Personally however, I try to never ever equate null with an empty string or empty collection. I think it’s a bad practice. A null collection is no collection at all, an empty collection is in fact still a collection. You can avoid many if (coll == null) checks by keeping a collection non-null. If you’re worried about memory consumption, use use Collections.emptySet et al.


That being said, if you still want to go in this direction, I’d suggest you use plain method overloading and create one isEmpty(Collection<?> coll) and one isEmpty(String str) to avoid instanceof and casting.


Regarding your edit:

Don’t do for instance

if (value == null || value.isEmpty()) {
    return true;
}
return false;

just do

return value == null || value.isEmpty();

###

For collections, you’ll want to use isEmpty() instead of size(). For some collection types (such as LinkedList), size() is more expensive than isEmpty().

###

I like to have a utility class in a common library that handles this. Note that we use the object’s own isEmpty, length, or size methods (in that order) if the object has one (after determining the object isn’t null). By making calls to this, one doesn’t need to worry about NPEs anymore — you make your calls to this and you are good-to-go — if it’s true, then your collection/map/etc isn’t null and has something in it; if it’s false, skip over the item (it’s either null or empty by it’s own account). The second method checks an array to see if it’s null or empty, but doesn’t check the contents. When you iterate over the array, you simply do a check, then iterate, and as you iterate, check each element.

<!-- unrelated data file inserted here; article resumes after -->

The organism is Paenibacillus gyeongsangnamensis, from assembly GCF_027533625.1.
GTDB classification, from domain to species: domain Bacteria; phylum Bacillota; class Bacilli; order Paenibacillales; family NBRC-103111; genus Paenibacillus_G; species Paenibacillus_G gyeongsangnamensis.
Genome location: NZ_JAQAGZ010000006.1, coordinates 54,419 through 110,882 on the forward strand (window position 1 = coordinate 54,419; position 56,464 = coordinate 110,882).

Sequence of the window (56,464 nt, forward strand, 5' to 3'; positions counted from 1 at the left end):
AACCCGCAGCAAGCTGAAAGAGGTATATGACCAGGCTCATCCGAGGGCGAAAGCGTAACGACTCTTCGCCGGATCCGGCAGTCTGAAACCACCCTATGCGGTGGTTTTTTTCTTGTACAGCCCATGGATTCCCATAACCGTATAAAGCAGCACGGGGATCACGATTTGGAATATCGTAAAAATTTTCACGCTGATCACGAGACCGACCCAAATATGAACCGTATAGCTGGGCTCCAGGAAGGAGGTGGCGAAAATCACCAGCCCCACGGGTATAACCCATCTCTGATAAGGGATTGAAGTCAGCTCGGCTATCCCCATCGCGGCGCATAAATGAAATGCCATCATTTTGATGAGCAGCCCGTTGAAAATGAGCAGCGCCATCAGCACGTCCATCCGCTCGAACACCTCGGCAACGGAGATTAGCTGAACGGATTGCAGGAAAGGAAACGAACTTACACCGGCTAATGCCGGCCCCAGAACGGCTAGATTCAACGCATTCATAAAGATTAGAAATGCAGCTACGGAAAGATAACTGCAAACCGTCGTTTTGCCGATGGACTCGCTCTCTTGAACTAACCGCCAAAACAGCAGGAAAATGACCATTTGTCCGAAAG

/**
 * Provides methods to perform input validation and boundary validation.
 */
public final class ValidationUtils {
    /**
     * Check to see if Object is empty or null.
     *
     * @param object
     *            The object to check
     * @return boolean {@code true} iff the Object is null or determined to be empty (using methods that it provides --
     *         if it doesn't provide such methods, it's only empty if it's null)
     */
    public static boolean isEmpty(@Nullable final Object object) {
        if (object == null)
            return true;

        try {
            // Try to use the object class's isEmpty method to check if we're empty, now that we know we're
            // not NULL
            final Method method = object.getClass().getMethod("isEmpty");
            final Object result = method.invoke(object);

            if (result instanceof Boolean)
                return Boolean.class.cast(result).booleanValue();
        } catch (@NotNull final NoSuchMethodException | InvocationTargetException | IllegalArgumentException